Interest rate to be based on marginal cost of funds from Apr 1
Mumbai : To ensure better transmission of its rate cuts to borrowers, RBI today said all banks will have to follow a new and uniform methodology from April next year to calculate base rate as per the marginal cost of funds.
Apart from helping borrowers reap the benefit of lower rates, the step will also improve transparency in the methodology followed by banks for determining interest rates on advances.
The Reserve Bank said: “The guidelines are also expected to ensure availability of bank credit at interest rates which are fair to the borrowers as well as the banks.
“Further, marginal cost pricing of loans will help the banks become more competitive and enhance their long run value and contribution to economic growth.”
As per the final guidelines: “All rupee loans sanctioned and credit limits renewed w.e.f. April 1, 2016 will be priced with reference to the Marginal Cost of Funds based Lending Rate (MCLR) which will be the internal benchmark for such purposes”.
Many banks currently follow average cost of funds or ‘blended cost of funds (liabilities) method’ for calculating the base rate, while a few already take into account the proposed measure of ‘marginal cost of funds’.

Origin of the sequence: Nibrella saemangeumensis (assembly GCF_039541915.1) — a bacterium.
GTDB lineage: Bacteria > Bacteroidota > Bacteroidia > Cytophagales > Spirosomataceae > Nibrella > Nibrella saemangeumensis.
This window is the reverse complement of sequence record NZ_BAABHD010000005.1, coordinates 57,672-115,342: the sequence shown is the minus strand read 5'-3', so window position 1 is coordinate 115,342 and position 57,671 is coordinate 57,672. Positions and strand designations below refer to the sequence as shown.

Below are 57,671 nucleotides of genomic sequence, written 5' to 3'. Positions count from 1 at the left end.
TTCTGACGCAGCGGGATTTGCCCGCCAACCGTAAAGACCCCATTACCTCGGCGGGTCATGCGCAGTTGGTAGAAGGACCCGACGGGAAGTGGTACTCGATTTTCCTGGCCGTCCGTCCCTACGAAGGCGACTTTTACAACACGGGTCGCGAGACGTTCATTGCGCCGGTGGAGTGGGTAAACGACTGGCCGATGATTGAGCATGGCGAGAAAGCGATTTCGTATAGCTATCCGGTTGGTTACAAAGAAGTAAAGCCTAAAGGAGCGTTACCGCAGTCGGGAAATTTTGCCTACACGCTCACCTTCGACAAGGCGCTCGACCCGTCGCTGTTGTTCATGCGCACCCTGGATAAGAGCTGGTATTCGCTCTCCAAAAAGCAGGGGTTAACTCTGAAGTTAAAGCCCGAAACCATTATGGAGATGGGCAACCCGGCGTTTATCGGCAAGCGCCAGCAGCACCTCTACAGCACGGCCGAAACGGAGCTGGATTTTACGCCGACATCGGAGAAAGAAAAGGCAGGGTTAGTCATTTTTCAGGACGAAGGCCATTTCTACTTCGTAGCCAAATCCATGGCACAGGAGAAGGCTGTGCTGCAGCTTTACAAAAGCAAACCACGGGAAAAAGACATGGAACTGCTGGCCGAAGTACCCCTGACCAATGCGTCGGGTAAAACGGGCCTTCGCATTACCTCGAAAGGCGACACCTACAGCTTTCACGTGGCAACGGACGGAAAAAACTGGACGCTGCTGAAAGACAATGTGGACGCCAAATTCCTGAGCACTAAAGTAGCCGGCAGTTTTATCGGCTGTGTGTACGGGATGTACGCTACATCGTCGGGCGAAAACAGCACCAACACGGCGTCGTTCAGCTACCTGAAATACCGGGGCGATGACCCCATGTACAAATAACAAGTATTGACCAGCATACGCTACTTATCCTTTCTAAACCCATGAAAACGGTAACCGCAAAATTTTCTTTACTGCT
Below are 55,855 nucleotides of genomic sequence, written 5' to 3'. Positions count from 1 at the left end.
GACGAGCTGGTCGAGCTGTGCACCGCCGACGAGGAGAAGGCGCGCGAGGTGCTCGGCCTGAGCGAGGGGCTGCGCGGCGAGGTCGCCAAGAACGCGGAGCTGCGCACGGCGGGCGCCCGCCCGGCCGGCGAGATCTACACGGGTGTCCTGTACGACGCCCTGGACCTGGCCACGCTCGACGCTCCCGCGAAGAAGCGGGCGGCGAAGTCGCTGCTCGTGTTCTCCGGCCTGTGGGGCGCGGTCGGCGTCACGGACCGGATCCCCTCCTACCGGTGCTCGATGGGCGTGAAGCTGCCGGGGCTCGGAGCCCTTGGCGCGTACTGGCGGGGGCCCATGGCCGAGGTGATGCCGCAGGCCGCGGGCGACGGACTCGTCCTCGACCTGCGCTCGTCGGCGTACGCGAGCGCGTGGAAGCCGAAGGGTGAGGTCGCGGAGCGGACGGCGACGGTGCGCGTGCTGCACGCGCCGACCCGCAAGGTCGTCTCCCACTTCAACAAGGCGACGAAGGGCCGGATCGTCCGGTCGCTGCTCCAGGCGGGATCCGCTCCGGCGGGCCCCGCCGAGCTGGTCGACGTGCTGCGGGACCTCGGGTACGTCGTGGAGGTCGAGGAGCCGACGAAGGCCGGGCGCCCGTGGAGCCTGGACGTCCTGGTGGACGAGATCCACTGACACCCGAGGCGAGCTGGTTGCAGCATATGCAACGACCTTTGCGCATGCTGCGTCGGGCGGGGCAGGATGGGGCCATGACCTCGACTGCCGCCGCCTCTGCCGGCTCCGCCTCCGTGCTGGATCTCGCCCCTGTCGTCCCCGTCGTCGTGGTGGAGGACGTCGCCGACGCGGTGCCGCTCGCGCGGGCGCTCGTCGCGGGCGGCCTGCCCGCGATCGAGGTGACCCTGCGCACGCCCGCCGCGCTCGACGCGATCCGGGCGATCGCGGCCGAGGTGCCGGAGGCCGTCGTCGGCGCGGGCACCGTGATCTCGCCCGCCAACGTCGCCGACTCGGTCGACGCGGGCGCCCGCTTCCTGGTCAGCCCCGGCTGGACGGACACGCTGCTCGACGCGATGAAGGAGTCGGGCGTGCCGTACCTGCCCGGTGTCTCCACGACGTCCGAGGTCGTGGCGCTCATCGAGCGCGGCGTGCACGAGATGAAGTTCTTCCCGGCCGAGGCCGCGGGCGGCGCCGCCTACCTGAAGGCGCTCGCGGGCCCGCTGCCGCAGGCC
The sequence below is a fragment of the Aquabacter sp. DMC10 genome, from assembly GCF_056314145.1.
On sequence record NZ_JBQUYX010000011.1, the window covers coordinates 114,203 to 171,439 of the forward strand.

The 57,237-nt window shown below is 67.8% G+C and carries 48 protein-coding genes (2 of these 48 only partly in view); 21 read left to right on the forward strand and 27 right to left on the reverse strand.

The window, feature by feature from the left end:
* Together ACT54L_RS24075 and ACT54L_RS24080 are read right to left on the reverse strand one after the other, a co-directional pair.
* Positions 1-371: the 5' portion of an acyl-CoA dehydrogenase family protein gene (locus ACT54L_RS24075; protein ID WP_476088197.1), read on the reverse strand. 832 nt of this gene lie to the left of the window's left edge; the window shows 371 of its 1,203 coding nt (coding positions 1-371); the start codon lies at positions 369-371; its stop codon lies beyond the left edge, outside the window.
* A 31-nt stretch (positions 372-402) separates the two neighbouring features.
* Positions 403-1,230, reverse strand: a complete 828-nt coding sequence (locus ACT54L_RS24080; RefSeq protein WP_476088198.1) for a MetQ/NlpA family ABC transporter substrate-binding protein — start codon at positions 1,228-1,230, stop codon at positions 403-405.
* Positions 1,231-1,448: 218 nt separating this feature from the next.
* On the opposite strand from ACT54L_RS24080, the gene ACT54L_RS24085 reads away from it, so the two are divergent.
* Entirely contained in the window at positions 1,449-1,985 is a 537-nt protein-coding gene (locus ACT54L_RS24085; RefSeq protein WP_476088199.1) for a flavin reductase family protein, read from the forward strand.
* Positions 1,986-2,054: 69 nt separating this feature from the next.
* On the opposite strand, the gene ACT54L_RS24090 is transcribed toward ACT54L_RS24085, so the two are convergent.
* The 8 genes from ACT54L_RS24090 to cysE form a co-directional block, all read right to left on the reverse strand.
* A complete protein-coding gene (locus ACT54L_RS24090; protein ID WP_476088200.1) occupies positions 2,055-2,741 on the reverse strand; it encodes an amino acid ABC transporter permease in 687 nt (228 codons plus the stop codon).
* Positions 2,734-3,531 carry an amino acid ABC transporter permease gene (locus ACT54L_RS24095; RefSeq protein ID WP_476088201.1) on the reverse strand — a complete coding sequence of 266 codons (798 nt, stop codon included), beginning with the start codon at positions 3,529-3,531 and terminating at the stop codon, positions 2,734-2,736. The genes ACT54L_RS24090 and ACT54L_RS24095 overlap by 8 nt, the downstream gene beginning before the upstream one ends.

RBI said the MCLR will be a tenor linked internal benchmark and actual lending rates will be determined by adding the components of spread to the MCLR.
“Banks will review and publish their MCLR of different maturities every month on a pre-announced date,” the RBI said.
Banks may specify interest reset dates on their floating rate loans.
They will have the option to offer loans with reset dates linked either to the date of sanction of the loan/credit limits or to the date of review of MCLR. The periodicity of reset shall be one year or lower.
“The MCLR prevailing on the day the loan is sanctioned will be applicable till the next reset date, irrespective of the changes in the benchmark during the interim period,” the RBI said.
Existing loans and credit limits linked to the Base Rate “may continue till repayment or renewal”, the RBI said, adding that the existing borrowers will also have the option to move to the MCLR linked loan at mutually acceptable terms.
It further said that banks will continue to review and publish Base Rate as hitherto.